Werling v. Grosse, 76 Ill. App. 3d 834 (1979)

Sept. 12, 1979 · Illinois Appellate Court · No. 79-40
76 Ill. App. 3d 834

NELSON WERLING, Plaintiff-Appellant, v. NELDA GROSSE et al., Co-Executors of the Estate of Julia Crocker Horine, Defendants-Appellees.

Fifth District

No. 79-40

Opinion filed September 12, 1979.

*836Sprague, Sprague & Ysursa, of Belleville (Robert J. Sprague, of counsel), for appellant.

Cornelius Thomas Ducey, Jr., of Ducey & Feder, Ltd., of Belleville, for appellees.


delivered the opinion of the court:

Plaintiff, Nelson Werling, brought this action in the Circuit Court of Monroe County seeking specific performance of an alleged oral contract for the sale of land previously owned by Julia Crocker Horine, deceased, or seeking, in the alternative, a ruling that he is entitled to the property under the decedent’s last will and testament. From a judgment in favor of the co-executors of the estate of Julia Crocker Horine, plaintiff appeals.

In his complaint, plaintiff alleged that he and decedent entered into an oral contract in 1973 for the sale of her farm in Monroe County to plaintiff for a purchase price of *20,000. At trial, it was established that plaintiff had been farming the land in question on shares from 1950 until the present. Ms. Horine, who apparently lived on a small portion of the farm until her death in the fall of 1976, had become rather dependent upon Mr. Werling in her later years. Whenever there were problems with the household or land, Mr. Werling would take it upon himself to do all the necessary repairs. His wife did Ms. Horine’s shopping and laundry and brought her food when she injured her leg.

Ms. Horine died, leaving a will which was admitted to probate and which contained the following provision:

“Fifteenth — Having by agreement and deed sold my farm home property to Nelson Werling for the sum of Twenty Thousand Dollars it is my will that any balance that may be due to me at my death shall be paid by said Nelson Werling to the Lighthouse for the Blind now located at 2321 Locust Street, St. Louis, Missouri # # # ”

The estate inventory listed only the property which is the subject of this lawsuit, and it was stipulated at trial that Ms. Horine owned only one farm.

C. B. Morrison, the attorney who prepared the will in 1975, testified by deposition that paragraph 15 was added at Ms. Horine’s request. When counsel for plaintiff sought to admit into evidence the attorney’s testimony concerning what decedent had told him about a real estate agreement, defendant objected. The trial court sustained the objection on the grounds of hearsay but permitted the following offer of proof:

“Q. Did she tell you that she had an agreement and deed to sell her farm to Nelson Werling for *20,000.00?
A. Yes Sure.
*837« * *
Q. Did she then instruct you as to what was to be done with the balance due from Mr. Werling if it had not been paid at the time of her death?
A. Yes.”

Mr. Morrison also testified that he did not remember preparing a deed for the conveyance of the farm.

Earl Parrin, an employee of plaintiff from 1965 to 1969, testified that he visited Ms. Horine in August of 1974 to ask her whether she would be interested in selling “a piece of ground out there.” When the trial court thereafter sustained defendant’s objection to and refused to admit Mr. Parrin’s testimony concerning what Ms. Horine had then told him, counsel for plaintiff made another offer of proof:

“Q. What did she tell you?
A. She told me she made previous arrangements to sell the property to Nelson Werling.”

On cross-examination, however, defense counsel chose to ask Mr. Parrin about the alleged “arrangement” with plaintiff:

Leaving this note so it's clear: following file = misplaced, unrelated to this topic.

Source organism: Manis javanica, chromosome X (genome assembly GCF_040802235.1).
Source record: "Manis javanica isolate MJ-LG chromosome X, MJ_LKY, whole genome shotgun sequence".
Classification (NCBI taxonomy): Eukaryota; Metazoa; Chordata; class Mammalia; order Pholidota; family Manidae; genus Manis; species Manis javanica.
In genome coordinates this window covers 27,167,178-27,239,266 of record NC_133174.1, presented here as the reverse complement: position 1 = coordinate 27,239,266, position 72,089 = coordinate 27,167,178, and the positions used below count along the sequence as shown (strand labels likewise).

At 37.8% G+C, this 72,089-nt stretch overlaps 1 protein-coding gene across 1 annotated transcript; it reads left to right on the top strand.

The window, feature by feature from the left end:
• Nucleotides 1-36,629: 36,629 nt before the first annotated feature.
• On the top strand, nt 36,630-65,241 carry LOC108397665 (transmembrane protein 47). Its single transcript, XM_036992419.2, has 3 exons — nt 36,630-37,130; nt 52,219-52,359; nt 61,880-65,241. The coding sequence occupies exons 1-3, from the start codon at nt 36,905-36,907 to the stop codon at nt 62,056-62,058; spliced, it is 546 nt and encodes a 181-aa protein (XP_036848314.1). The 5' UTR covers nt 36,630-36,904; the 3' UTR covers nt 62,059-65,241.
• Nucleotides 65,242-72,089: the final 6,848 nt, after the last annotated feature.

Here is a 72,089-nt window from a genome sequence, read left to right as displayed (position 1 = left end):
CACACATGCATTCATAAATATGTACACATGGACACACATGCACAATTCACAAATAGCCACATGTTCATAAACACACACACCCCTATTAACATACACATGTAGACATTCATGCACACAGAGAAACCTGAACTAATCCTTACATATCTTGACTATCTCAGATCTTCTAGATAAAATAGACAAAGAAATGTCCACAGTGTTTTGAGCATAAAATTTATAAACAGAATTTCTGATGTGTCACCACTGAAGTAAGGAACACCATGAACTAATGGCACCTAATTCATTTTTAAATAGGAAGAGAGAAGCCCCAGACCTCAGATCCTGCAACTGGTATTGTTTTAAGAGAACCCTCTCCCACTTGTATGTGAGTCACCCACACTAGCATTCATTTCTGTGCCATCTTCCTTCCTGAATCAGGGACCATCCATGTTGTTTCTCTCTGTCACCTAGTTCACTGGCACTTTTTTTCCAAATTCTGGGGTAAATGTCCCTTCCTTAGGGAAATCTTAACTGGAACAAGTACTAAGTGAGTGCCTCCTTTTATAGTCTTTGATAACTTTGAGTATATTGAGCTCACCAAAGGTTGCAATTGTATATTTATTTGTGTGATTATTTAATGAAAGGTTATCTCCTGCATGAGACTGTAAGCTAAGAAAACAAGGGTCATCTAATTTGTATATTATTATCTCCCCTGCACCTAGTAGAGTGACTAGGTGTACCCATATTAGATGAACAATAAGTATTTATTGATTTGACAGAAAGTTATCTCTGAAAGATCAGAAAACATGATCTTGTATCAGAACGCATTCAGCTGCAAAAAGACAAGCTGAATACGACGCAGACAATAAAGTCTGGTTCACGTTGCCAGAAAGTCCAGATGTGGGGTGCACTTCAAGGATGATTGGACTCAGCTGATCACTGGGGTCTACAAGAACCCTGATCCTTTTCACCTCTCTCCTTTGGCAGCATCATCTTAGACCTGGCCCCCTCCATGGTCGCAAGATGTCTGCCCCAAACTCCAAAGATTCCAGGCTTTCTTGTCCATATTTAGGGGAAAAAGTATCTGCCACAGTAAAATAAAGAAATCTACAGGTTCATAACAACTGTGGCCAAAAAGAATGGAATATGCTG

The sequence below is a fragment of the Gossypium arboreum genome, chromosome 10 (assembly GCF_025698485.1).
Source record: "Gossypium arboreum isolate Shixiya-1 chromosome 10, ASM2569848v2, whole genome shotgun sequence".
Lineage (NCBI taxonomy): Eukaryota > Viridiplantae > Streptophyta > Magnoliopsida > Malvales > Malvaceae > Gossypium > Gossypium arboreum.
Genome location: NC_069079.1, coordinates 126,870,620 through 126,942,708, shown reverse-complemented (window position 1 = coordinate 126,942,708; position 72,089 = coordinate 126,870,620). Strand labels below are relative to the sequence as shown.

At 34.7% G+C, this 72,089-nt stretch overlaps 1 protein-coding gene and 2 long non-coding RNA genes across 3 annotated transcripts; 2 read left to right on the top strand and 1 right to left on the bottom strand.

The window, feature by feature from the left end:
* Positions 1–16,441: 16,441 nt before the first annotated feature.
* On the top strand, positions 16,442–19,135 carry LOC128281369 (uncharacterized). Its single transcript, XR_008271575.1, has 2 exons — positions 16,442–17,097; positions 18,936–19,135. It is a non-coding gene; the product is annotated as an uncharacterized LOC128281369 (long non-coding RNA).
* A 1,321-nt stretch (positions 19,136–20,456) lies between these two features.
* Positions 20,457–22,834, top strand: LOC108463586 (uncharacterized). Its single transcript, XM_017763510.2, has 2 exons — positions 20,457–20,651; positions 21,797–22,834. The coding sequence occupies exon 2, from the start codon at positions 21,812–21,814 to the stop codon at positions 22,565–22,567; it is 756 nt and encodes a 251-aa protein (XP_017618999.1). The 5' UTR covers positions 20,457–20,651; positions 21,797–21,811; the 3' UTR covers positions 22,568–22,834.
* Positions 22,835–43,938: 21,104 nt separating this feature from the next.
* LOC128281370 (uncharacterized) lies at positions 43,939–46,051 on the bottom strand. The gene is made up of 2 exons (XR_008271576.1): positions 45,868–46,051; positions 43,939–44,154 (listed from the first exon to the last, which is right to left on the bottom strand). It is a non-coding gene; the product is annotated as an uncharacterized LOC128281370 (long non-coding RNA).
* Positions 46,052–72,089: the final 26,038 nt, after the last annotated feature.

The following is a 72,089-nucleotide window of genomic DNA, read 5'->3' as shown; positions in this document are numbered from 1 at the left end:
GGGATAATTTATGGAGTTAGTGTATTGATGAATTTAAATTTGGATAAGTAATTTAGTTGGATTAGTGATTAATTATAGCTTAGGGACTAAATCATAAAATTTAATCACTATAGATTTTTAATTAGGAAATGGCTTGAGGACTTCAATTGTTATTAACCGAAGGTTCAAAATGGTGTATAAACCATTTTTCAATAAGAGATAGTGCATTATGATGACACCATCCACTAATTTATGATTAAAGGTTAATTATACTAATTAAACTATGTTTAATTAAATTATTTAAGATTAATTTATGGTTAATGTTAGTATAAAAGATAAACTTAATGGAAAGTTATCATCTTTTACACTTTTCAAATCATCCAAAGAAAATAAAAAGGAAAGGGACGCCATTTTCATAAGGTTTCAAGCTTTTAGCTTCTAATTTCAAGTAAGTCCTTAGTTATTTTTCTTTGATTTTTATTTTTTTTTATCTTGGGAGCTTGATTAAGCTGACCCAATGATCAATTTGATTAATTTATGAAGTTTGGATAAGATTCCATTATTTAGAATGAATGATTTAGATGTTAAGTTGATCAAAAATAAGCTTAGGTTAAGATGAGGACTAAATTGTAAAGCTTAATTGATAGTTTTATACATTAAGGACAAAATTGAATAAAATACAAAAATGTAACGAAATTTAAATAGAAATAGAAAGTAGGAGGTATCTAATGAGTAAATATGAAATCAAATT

“Q. Did she tell you what the terms of those arrangements were?
A. No, she didn’t.
Q. She just made a statement, made other arrangements?
A. She said she made other arrangements to sell the property to Nelson Werling.”

Judge Alvin Maeys, an acquaintance of decedent, testified that he visited her at her home in 1973 or 1974. At that time, Ms. Horine indicated that she had a close relationship with the Werling family and wanted Mr. Werling to have the house and land. Again defense counsel objected and plaintiff made another offer of proof as follows:

“Q. What was the disposition, or what did she state to you?
A. She wanted all the real estate to go to Mr. Werling, but he was to pay a certain sum of money for that real estate, and at that time that sum of money was so unrealistic as to my consideration of the value * e *.
# » #
The sum of money which she designated that Mr. Werling was to pay 0 0 0 was unbelievably low in relationship to what I considered to be fair cash market value of that property °
Q. Did she say anything about what happens to the money if not paid to her prior to her death?
a # *
A. All I really recall there was some eleemosynary institution to receive this money by her Will, that was really the impression I got.
# # #
*838Q. Did she tell you why she was going to let him have it for a low price?
« ft #
A. She told me she was doing this because Mr. Werling had always taken care of her, and also that Mr. Werling’s father had participated in taking care of her. And she also said that Buck, what she called him and what I call him, had kept the land by keeping it in tillable or fertilizable condition.”

On cross-examination, Judge Maeys testified that it was Ms. Horine’s intention that Nelson Werling receive the farm.

Plaintiff did not testify as to the alleged agreement with decedent, having been precluded from doing so because of the prohibition of section 2 of the evidence act. Ill. Rev. Stat. 1977, ch. 51, par. 2.

The trial court found that no contract for the sale of real estate was made between plaintiff and Ms. Horine; that plaintiff has no obligation to pay any monies to either the estate or to the Lighthouse for the Blind; and that the estate has no obligation or duty to convey the property to plaintiff. Accordingly, it held that plaintiff was not entitled to specific performance and did not take any interest in the property pursuant to paragraph 15 of the will.

On appeal, plaintiff argues, in essence, that decedent intended to and did in fact devise the farm to him subject to the charge that certain monies were to be paid to the Lighthouse for the Blind. In the alternative, he argues that the evidence established a contract between him and decedent for the sale of the property and a written memorandum sufficient to take the case out of the Statute of Frauds, thereby entitling him to specific performance of the asserted agreement. Lastly he argues that the trial court erred in refusing to admit the testimony of Judge Maeys, Earl Parrin and C. B. Morrison to the effect that Ms. Horine sold her farm to Nelson Werling.